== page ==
I just changed the ring tone on my iPhone. My old one, crickets, was modest, humble, and vaguely environmental. Its current slang meaning of “crickets” – the totally empty response to something you said or did (crickets being the background to silence), does not seem quite right for a communication device. My new ring tone is the call of a loon, eerie and haunting. It brings a smile to those who hear it on the rare occasions when I get a phone call. Why change ring tones? It may be an identity thing, where I’m trying to define myself as eerie and haunting rather than quietly boring.
Kim’s ring tone is better. Both her text messages and phone calls are announced in the distinctive voice of Cookie Monster. I’m not sure what that has to do with her identity, as she is more a baker than an eater of cookies. We have incorporated the Cookie Monster’s “Yum-yum-yum” as our expression of enthusiastic appreciation for a lot of things in our life. Her ring tone brings a smile of recognition to the face of those who hear it.
I think it’s tough to create an identity. Ring tones alone don’t do it very well. Tattoos might be another superficial approach, as the tattoos might get you assigned to a category, which is a lame version of an identity. Hair dyed an unnatural color? Maybe a shirt with a clever or provocative saying, or perhaps the name of a rock group with a vibe you want to appropriate. I recall a comment made by my teaching mentor, Jack Heath, when we saw a student with a jaunty retro hat: “If you don’t have much of a personality, you might try wearing a hat like that.”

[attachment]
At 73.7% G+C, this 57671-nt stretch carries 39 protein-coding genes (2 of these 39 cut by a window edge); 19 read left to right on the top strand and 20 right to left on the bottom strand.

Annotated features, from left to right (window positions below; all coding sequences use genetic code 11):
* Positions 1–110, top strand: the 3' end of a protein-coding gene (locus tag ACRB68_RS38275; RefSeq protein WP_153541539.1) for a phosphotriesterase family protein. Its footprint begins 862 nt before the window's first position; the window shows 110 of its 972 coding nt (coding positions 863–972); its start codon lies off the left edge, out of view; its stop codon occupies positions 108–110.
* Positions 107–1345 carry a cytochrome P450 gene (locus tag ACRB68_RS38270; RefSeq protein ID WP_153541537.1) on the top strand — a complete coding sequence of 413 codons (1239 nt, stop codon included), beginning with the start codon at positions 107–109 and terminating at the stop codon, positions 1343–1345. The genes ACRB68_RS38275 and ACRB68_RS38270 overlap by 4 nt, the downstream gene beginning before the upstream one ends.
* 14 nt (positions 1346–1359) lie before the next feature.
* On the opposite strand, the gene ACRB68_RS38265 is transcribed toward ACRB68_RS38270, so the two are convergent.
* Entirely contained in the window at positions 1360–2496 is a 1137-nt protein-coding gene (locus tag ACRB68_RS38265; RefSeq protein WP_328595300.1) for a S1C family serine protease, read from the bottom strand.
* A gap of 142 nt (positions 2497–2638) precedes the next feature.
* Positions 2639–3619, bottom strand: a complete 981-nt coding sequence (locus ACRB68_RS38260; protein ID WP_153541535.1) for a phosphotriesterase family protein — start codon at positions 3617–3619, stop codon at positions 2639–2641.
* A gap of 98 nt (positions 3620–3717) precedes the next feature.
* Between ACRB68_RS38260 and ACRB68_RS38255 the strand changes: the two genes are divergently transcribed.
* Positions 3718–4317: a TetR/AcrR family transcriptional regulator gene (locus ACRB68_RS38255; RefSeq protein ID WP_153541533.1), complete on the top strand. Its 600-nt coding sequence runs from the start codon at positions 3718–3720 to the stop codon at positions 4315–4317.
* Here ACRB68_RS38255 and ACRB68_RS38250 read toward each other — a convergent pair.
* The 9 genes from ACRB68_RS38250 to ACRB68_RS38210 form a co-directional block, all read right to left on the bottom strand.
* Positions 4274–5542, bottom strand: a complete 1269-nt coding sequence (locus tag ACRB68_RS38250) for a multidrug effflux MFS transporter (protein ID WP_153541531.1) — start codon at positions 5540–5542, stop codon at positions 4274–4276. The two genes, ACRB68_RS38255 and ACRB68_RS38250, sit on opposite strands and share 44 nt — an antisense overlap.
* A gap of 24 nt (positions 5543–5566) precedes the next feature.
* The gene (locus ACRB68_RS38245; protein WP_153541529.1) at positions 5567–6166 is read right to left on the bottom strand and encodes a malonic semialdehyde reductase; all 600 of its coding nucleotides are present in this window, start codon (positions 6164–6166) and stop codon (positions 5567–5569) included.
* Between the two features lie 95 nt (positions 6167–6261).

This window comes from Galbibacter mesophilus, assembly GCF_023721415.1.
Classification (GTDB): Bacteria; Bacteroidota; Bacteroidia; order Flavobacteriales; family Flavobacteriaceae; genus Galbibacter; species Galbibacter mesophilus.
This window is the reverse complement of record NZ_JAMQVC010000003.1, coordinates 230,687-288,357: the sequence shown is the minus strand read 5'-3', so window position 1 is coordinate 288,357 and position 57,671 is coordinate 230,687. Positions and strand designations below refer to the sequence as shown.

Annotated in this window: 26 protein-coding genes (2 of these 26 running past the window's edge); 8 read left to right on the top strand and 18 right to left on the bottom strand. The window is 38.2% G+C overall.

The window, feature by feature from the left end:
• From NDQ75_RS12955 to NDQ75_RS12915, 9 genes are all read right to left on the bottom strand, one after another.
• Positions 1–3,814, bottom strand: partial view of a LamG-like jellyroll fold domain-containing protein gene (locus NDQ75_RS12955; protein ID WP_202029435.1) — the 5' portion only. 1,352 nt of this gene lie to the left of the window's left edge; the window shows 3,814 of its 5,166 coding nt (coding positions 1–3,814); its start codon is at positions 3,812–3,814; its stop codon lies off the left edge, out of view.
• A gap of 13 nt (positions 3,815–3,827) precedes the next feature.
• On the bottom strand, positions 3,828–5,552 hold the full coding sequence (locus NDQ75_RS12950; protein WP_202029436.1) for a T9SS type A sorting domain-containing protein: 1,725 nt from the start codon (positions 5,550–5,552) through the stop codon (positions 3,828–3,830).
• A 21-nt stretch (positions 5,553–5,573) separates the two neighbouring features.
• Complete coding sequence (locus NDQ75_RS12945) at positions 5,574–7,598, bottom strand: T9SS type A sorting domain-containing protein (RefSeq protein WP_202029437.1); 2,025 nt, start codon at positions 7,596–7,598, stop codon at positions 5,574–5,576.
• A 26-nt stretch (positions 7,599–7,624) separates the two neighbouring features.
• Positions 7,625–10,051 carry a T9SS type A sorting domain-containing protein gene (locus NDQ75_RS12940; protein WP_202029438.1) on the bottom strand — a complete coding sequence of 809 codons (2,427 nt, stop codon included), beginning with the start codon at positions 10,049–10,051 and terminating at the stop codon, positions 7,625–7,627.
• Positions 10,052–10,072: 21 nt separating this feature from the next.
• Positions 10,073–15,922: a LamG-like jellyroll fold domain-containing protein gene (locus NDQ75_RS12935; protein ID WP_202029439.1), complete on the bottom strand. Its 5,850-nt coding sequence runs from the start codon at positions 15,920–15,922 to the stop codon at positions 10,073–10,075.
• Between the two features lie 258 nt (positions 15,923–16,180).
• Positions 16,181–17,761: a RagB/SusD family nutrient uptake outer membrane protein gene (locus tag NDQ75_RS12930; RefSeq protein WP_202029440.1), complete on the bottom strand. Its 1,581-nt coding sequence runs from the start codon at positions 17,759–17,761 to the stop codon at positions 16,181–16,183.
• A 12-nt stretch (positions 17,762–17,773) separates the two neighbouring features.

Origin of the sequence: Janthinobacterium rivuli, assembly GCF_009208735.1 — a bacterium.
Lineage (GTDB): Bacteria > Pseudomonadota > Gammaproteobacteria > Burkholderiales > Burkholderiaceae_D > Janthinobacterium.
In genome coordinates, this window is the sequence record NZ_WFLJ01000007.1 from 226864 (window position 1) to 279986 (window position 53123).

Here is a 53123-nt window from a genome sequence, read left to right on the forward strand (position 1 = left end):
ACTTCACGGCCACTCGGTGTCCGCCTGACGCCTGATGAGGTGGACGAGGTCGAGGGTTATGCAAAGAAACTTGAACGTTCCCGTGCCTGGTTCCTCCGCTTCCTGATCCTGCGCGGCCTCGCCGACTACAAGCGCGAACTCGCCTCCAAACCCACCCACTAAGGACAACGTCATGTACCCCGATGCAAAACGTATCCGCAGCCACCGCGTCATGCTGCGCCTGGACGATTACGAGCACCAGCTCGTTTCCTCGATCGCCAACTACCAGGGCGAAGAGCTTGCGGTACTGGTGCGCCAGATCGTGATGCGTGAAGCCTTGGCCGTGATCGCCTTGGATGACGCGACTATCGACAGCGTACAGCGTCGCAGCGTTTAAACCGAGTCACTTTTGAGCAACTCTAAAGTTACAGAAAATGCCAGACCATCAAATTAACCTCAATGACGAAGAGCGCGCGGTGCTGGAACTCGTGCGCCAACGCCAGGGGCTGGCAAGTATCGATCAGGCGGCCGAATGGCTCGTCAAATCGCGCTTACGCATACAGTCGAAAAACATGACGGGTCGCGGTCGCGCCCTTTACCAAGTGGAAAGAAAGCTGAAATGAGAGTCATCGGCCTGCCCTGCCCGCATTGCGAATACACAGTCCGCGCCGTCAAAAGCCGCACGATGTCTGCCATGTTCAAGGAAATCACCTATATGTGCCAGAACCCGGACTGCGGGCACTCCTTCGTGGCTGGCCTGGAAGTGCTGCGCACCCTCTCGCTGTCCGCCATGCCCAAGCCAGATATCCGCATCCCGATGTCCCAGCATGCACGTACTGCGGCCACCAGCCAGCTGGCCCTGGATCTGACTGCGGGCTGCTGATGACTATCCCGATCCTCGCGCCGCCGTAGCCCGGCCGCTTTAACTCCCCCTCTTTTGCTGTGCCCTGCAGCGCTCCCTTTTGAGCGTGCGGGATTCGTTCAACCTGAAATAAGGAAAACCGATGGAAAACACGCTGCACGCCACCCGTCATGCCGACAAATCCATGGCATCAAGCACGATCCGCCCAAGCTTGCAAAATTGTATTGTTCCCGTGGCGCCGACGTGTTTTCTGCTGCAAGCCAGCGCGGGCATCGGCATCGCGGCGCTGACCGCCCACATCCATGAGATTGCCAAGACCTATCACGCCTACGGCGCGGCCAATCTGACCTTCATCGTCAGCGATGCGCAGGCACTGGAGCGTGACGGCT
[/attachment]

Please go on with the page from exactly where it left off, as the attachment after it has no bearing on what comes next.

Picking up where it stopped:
Identity is a slippery matter. Having an “identity” seems to narrow you down to one thing, one presentation, one “self,” one mask. And who wants to settle for that? Or maybe you have two identities, one of them secret – you know, you can be a mild-mannered reporter (or English teacher), while on Thursday nights you become a jazz drummer. So perhaps its better to have a closet-full of identities that you can wear, making changes daily or more frequently. Or is that the sign of a mental illness?
My loon ring tone is so “not me” that it becomes a new kind of identity, one where I’m announcing who I’m not. And that, perhaps, is why it makes my almost non-existent listeners smile. I’m not eerie and haunting, am I? I have an ironic ring tone – my identity.
So – what is your ring tone, what does it announce about you?